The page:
Jennifer Stevenson complained to the Press Complaints Commission that the newspaper’s coverage of a fatal horse riding accident was inaccurate. The complainant was among the first people at the scene and, contrary to what had been reported, there was no indication that the rider’s injuries were the result of becoming impaled on a fence post. The complainant was particularly concerned as her teenage daughter had also witnessed the aftermath of the incident and, in her view, the piece was both sensationalist and upsetting for her and members of the deceased’s family (who had given their consent for the complainant to pursue the matter on their behalf).
The Daily Mail response:
The newspaper accepted that there were inaccuracies in the copy which was obtained from a news agency in good faith.
As usual though, this is not the whole story, as the PCC make clear:
The complainant felt strongly that newspaper should have taken greater care when relying on agency copy and could have acted quicker to address the concerns raised.
The complainant probably did not realise until now that this is standard practice for newspapers, simply taking news agency copy at face value. As for the complaint that the Daily Mail could have acted quicker, this is a common complaint against a newspaper that does as much as possible to avoid taking any kind of responsibility for its actions. The resolution continues:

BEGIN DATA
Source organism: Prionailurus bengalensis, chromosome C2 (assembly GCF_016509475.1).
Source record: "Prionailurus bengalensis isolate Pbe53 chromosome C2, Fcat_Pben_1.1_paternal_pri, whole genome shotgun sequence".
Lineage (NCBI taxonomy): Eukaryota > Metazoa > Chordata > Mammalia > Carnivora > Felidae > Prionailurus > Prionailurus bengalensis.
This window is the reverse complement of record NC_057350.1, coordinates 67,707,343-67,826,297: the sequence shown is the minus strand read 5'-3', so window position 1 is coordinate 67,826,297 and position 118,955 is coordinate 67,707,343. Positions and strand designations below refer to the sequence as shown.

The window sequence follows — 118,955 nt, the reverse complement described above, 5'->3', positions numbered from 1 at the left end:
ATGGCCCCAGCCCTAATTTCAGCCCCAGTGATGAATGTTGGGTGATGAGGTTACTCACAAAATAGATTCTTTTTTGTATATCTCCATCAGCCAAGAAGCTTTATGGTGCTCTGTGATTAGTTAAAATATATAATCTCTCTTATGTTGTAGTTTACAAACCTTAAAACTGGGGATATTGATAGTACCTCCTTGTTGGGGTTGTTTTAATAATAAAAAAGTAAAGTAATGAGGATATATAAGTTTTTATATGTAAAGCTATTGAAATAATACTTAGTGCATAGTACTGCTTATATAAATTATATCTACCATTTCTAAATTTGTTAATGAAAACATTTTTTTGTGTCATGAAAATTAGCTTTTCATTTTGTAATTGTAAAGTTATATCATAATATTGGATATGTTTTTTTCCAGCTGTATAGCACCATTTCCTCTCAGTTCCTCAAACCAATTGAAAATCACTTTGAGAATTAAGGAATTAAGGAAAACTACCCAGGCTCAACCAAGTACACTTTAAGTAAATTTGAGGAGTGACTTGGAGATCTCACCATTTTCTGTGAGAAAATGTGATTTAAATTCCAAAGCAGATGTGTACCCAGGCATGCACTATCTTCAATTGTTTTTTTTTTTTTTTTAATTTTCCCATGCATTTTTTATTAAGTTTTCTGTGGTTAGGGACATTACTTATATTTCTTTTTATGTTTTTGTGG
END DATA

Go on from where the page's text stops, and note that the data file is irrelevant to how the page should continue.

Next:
She asked that a correction appear at the start of the online article and rejected the newspaper’s explanation that its house style would not allow for this.
Again, the Mail Online is notorious for burying corrections in its US section and they always insist on putting corrections at the end of their articles. This is only an ‘house style’ issue inasmuch as it is standard practice to bury any truth at the bottom of a Mail article. In the end the persistence of the complainant led to the following actions:
it republished the corrected article with the complainant’s comments included in the readers’ comments section; it provided private letters of apology for the complainant and members of the deceased’s family; it removed the phrase “freak accident” from the headline and URL; and it appended a correction and apology to the online piece.
The original article appeared on the Mail Website on the 5th June 2011. It has taken nearly four months for the Daily Mail to acknowledge that it made distressing mistakes that sensationalised a tragic accident. It has obviously taken a lot of persistence and effort from the complainant to pursue the complaint to this ‘resolution’, a resolution that could have been arrived at as soon as the Daily Mail realised the agency copy was inaccurate – why not simply correct the article and add the apology immediately? However, they stalled, ignored or flat out refused to do the decent thing even though they were so clearly in the wrong.
To further compound matters the PCC have once again demonstrated – through the back-and-forth gentle requests sent to the Mail and forwarded back to the complainant – that their slogan – ‘Free, fast, fair’ – is as sick a joke as the industry it supposedly regulates.